I think it describes it pretty good. What do you think?
Summary from Goodreads:
Welcome to the age of airships. It is a world powered by steam and innovation, ruled by an elusive empress at its heart.
Seventeen year-old Jorun is not part of this world. Hers is one of hidden tunnel networks and lights that dance across night skies, on that has remained separate from the rest of society for over a thousand years. This all changes when a boy appears from nowhere, raving about invaders from a faraway land. Purely by chance, Jorun soon finds herself in the middle of a struggle unlike anything she could have ever dreamed of, and must come to the realization that only she can stop an impending war.
Alternate History (about the “rules” and “limits” when writing Alt Hist)
As with most genres, althistory begins with one question: what if? What if Rome never fell? What if the Nazis won World War II? What if the Dark Ages turned into a period of great scientific advancement, or what if dragons really did exist in Ancient China? The possibilities are infinite, which is part of what makes the alternate history such a fascinating topic to explore. My novel takes place in the 1880’s, a period that many would recognize as Victorian. There’s just one key difference: Queen Victoria is dead. Gone. Assassinated. And when you remove such key players, society obviously develops far differently from what happened in our timeline. Really, that’s the core of what althistory is: creating a new, ‘alternate’ timelines.
Few writers enjoy the idea of rules and limits, and as far as genre boundaries go, alternate history offers lots of flexibility. You want the fairies of Irish folktales to be real? Sure. You want massive, gilded airships to be Europe’s primary mode of transportation? Go for it. You want Da Vinci and Michelangelo to be rival vampire-hunting vigilantes? Why not! Time travel, steampunk, and post-apocalyptic dystopias are all totally reasonable subgenres to delve into, but you’ve got to remember to keep the ‘history’ part too. You’ve got to remember that Earth –real Earth- has got to be the basic setting. Even if the magical land of Altoria mimics 3rd century Peru, if there are no connections to reality, then you’re writing straight-up fantasy. There has to be a connection to the real historical timeline. Of course, liberties can be taken; The Ashes and the Sparks involves a completely fictional society based on a mishmash of real Nordic cultures, set on a completely fictional archipelago of islands. But since it’s still set in this universe, with connections to other, real countries, it’s a go.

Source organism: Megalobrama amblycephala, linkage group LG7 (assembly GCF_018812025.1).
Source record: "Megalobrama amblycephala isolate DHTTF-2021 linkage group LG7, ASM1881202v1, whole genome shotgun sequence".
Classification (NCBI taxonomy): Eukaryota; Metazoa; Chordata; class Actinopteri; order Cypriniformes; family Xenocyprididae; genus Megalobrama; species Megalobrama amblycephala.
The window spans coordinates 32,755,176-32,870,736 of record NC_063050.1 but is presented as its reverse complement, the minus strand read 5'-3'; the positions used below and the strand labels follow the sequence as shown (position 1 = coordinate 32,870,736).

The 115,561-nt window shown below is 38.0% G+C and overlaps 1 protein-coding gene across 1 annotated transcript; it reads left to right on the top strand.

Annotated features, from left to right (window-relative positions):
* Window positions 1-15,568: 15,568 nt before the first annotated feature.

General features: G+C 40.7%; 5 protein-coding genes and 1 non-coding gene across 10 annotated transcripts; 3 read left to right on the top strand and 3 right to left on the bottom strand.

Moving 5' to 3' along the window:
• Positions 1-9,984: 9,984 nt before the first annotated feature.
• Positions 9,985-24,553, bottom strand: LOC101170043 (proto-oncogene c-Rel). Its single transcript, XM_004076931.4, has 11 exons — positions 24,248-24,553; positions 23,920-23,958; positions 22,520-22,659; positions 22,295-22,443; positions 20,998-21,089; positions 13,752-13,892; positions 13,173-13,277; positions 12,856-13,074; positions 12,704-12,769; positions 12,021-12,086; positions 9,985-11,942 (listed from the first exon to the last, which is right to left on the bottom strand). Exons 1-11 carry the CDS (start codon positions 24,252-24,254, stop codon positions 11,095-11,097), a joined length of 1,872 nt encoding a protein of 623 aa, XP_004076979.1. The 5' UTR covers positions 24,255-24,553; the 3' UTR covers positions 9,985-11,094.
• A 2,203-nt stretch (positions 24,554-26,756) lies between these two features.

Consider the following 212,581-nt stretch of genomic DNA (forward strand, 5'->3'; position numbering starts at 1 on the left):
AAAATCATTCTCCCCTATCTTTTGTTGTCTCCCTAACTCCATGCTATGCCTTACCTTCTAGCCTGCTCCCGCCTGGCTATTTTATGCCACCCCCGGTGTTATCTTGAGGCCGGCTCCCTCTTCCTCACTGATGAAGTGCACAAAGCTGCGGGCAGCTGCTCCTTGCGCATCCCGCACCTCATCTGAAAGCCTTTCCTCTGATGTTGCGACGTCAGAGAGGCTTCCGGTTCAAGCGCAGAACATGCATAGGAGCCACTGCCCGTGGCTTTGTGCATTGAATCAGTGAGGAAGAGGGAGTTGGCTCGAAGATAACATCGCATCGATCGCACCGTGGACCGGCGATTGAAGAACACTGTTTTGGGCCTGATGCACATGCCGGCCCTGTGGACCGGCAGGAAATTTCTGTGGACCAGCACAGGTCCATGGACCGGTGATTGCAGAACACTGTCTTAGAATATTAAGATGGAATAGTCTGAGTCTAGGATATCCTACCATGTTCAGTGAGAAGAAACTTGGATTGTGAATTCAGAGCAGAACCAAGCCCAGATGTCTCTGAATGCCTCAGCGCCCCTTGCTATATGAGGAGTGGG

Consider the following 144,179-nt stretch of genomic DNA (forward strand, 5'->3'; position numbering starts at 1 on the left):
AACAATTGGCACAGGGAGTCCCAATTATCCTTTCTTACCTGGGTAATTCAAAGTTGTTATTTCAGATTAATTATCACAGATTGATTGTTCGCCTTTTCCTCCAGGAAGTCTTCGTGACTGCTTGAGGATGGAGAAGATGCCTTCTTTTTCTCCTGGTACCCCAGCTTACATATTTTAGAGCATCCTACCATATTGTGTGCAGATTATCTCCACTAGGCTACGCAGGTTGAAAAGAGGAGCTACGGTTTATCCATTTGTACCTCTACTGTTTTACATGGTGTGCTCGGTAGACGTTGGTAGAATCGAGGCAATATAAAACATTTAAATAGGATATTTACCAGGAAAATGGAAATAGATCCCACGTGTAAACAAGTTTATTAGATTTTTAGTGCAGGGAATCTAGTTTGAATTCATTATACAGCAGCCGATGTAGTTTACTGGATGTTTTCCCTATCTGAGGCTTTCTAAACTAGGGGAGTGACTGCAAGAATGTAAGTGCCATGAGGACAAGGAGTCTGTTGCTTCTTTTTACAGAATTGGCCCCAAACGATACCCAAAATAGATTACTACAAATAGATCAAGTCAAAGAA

Another point to remember, is that usually, you only want to shift one major event. It gets way too confusing if the Spanish Armada successfully conquers Britain, leading to a chain of events that make them win the American Revolutionary War, but then a plague wipes out the entire country, so the moon landing never happens, so….lost? Exactly. Keep it simple; it’s amazing how a single event can create a massive ripple effect. Also, don’t leave plot holes. Since you are dealing with real history, your timeline shift has to be somewhat feasible. Nothing irritates readers more than logic jumps.
So go ahead: assemble all your outbreaks and assassinations, and give the past a twist! Set your chain of events in motion.
About the Author
Hi! I’m Mary Victoria Johnson, author of fantastical Young Adult fiction. I wrote my first novel when I was fourteen, and I haven’t stopped since! Now eighteen, my bibliography includes BOUNDARY, the first part of the Other Horizons Trilogy (Lodestone Books, 2015) and THE ASHES AND THE SPARKS (Fire and Ice YA, 2016). I was born in Cambridgeshire in the UK, and I now live on Vancouver Island where I study Creative Writing at the University of Victoria.
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